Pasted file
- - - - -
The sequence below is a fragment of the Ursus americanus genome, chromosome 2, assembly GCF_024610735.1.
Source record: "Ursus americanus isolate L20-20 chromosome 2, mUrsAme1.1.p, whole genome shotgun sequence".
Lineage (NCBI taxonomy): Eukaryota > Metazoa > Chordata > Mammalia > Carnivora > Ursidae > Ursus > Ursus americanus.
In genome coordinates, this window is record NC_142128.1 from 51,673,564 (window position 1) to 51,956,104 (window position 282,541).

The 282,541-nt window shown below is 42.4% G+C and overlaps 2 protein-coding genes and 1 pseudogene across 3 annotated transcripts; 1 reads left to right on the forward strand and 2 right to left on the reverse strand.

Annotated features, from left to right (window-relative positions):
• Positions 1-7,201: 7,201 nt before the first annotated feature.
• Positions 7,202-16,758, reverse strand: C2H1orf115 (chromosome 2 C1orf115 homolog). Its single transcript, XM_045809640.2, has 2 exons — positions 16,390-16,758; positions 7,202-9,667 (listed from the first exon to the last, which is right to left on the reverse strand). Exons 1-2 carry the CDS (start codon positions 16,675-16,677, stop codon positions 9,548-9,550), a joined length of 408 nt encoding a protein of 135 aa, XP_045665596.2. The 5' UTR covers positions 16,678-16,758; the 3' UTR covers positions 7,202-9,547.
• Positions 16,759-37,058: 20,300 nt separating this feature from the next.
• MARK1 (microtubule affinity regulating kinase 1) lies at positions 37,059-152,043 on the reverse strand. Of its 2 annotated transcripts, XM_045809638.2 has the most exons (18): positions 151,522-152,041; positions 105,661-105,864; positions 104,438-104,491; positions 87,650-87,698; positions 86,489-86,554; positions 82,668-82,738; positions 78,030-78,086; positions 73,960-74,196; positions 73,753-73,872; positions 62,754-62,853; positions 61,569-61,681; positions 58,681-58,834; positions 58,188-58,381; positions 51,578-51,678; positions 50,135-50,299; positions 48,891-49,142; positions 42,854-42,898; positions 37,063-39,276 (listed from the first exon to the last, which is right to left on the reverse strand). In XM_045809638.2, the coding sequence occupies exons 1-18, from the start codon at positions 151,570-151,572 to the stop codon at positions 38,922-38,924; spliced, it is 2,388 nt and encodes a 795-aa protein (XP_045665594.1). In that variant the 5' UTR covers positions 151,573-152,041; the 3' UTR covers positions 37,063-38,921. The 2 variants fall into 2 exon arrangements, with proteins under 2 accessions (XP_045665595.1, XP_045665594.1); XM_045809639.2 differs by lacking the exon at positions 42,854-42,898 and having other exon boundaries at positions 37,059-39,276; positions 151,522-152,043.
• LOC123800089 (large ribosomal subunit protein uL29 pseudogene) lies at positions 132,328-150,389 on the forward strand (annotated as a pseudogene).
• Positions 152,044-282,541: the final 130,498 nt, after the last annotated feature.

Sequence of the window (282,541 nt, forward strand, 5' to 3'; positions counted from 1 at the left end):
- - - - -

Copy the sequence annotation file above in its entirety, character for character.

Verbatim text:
The sequence below is a fragment of the Ursus americanus genome, chromosome 2, assembly GCF_024610735.1.
Source record: "Ursus americanus isolate L20-20 chromosome 2, mUrsAme1.1.p, whole genome shotgun sequence".
Lineage (NCBI taxonomy): Eukaryota > Metazoa > Chordata > Mammalia > Carnivora > Ursidae > Ursus > Ursus americanus.
In genome coordinates, this window is record NC_142128.1 from 51,673,564 (window position 1) to 51,956,104 (window position 282,541).

The 282,541-nt window shown below is 42.4% G+C and overlaps 2 protein-coding genes and 1 pseudogene across 3 annotated transcripts; 1 reads left to right on the forward strand and 2 right to left on the reverse strand.

Annotated features, from left to right (window-relative positions):
• Positions 1-7,201: 7,201 nt before the first annotated feature.
• Positions 7,202-16,758, reverse strand: C2H1orf115 (chromosome 2 C1orf115 homolog). Its single transcript, XM_045809640.2, has 2 exons — positions 16,390-16,758; positions 7,202-9,667 (listed from the first exon to the last, which is right to left on the reverse strand). Exons 1-2 carry the CDS (start codon positions 16,675-16,677, stop codon positions 9,548-9,550), a joined length of 408 nt encoding a protein of 135 aa, XP_045665596.2. The 5' UTR covers positions 16,678-16,758; the 3' UTR covers positions 7,202-9,547.
• Positions 16,759-37,058: 20,300 nt separating this feature from the next.
• MARK1 (microtubule affinity regulating kinase 1) lies at positions 37,059-152,043 on the reverse strand. Of its 2 annotated transcripts, XM_045809638.2 has the most exons (18): positions 151,522-152,041; positions 105,661-105,864; positions 104,438-104,491; positions 87,650-87,698; positions 86,489-86,554; positions 82,668-82,738; positions 78,030-78,086; positions 73,960-74,196; positions 73,753-73,872; positions 62,754-62,853; positions 61,569-61,681; positions 58,681-58,834; positions 58,188-58,381; positions 51,578-51,678; positions 50,135-50,299; positions 48,891-49,142; positions 42,854-42,898; positions 37,063-39,276 (listed from the first exon to the last, which is right to left on the reverse strand). In XM_045809638.2, the coding sequence occupies exons 1-18, from the start codon at positions 151,570-151,572 to the stop codon at positions 38,922-38,924; spliced, it is 2,388 nt and encodes a 795-aa protein (XP_045665594.1). In that variant the 5' UTR covers positions 151,573-152,041; the 3' UTR covers positions 37,063-38,921. The 2 variants fall into 2 exon arrangements, with proteins under 2 accessions (XP_045665595.1, XP_045665594.1); XM_045809639.2 differs by lacking the exon at positions 42,854-42,898 and having other exon boundaries at positions 37,059-39,276; positions 151,522-152,043.
• LOC123800089 (large ribosomal subunit protein uL29 pseudogene) lies at positions 132,328-150,389 on the forward strand (annotated as a pseudogene).
• Positions 152,044-282,541: the final 130,498 nt, after the last annotated feature.

Sequence of the window (282,541 nt, forward strand, 5' to 3'; positions counted from 1 at the left end):